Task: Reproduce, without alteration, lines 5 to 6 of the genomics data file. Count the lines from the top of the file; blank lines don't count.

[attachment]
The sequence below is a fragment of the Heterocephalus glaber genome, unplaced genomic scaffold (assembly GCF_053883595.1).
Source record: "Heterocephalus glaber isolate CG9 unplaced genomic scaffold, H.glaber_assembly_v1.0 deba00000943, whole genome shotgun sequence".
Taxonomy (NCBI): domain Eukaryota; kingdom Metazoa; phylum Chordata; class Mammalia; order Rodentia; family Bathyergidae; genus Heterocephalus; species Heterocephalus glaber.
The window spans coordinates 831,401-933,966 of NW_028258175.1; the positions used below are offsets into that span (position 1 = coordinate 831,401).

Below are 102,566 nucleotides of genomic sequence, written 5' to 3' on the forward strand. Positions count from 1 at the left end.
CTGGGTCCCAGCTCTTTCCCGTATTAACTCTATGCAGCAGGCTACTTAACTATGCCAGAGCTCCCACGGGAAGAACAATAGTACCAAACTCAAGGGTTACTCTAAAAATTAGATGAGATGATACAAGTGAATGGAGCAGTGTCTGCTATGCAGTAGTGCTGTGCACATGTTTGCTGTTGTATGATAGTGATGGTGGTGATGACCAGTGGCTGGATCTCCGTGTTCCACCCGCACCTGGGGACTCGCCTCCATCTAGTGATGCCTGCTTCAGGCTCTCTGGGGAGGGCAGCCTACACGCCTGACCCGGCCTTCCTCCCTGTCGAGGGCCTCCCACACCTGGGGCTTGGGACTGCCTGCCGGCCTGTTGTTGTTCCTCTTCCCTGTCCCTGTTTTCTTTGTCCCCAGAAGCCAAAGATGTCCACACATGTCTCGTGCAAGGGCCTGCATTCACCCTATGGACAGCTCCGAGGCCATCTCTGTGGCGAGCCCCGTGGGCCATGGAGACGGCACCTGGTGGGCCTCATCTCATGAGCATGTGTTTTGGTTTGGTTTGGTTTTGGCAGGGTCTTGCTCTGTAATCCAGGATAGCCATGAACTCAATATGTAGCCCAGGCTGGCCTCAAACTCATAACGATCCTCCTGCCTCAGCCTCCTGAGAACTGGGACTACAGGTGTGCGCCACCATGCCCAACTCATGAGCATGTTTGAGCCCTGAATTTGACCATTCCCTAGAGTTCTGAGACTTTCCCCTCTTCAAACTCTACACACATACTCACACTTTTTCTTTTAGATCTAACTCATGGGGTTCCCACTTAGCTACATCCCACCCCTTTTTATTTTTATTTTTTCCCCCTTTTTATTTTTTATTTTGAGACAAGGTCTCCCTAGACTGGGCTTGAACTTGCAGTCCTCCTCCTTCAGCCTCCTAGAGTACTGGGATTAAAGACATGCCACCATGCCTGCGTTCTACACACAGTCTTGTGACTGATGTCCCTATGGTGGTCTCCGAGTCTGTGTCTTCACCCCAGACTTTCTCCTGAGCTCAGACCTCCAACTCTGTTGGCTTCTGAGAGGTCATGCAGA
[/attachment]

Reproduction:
Below are 102,566 nucleotides of genomic sequence, written 5' to 3' on the forward strand. Positions count from 1 at the left end.
CTGGGTCCCAGCTCTTTCCCGTATTAACTCTATGCAGCAGGCTACTTAACTATGCCAGAGCTCCCACGGGAAGAACAATAGTACCAAACTCAAGGGTTACTCTAAAAATTAGATGAGATGATACAAGTGAATGGAGCAGTGTCTGCTATGCAGTAGTGCTGTGCACATGTTTGCTGTTGTATGATAGTGATGGTGGTGATGACCAGTGGCTGGATCTCCGTGTTCCACCCGCACCTGGGGACTCGCCTCCATCTAGTGATGCCTGCTTCAGGCTCTCTGGGGAGGGCAGCCTACACGCCTGACCCGGCCTTCCTCCCTGTCGAGGGCCTCCCACACCTGGGGCTTGGGACTGCCTGCCGGCCTGTTGTTGTTCCTCTTCCCTGTCCCTGTTTTCTTTGTCCCCAGAAGCCAAAGATGTCCACACATGTCTCGTGCAAGGGCCTGCATTCACCCTATGGACAGCTCCGAGGCCATCTCTGTGGCGAGCCCCGTGGGCCATGGAGACGGCACCTGGTGGGCCTCATCTCATGAGCATGTGTTTTGGTTTGGTTTGGTTTTGGCAGGGTCTTGCTCTGTAATCCAGGATAGCCATGAACTCAATATGTAGCCCAGGCTGGCCTCAAACTCATAACGATCCTCCTGCCTCAGCCTCCTGAGAACTGGGACTACAGGTGTGCGCCACCATGCCCAACTCATGAGCATGTTTGAGCCCTGAATTTGACCATTCCCTAGAGTTCTGAGACTTTCCCCTCTTCAAACTCTACACACATACTCACACTTTTTCTTTTAGATCTAACTCATGGGGTTCCCACTTAGCTACATCCCACCCCTTTTTATTTTTATTTTTTCCCCCTTTTTATTTTTTATTTTGAGACAAGGTCTCCCTAGACTGGGCTTGAACTTGCAGTCCTCCTCCTTCAGCCTCCTAGAGTACTGGGATTAAAGACATGCCACCATGCCTGCGTTCTACACACAGTCTTGTGACTGATGTCCCTATGGTGGTCTCCGAGTCTGTGTCTTCACCCCAGACTTTCTCCTGAGCTCAGACCTCCAACTCTGTTGGCTTCTGAGAGGTCATGCAGA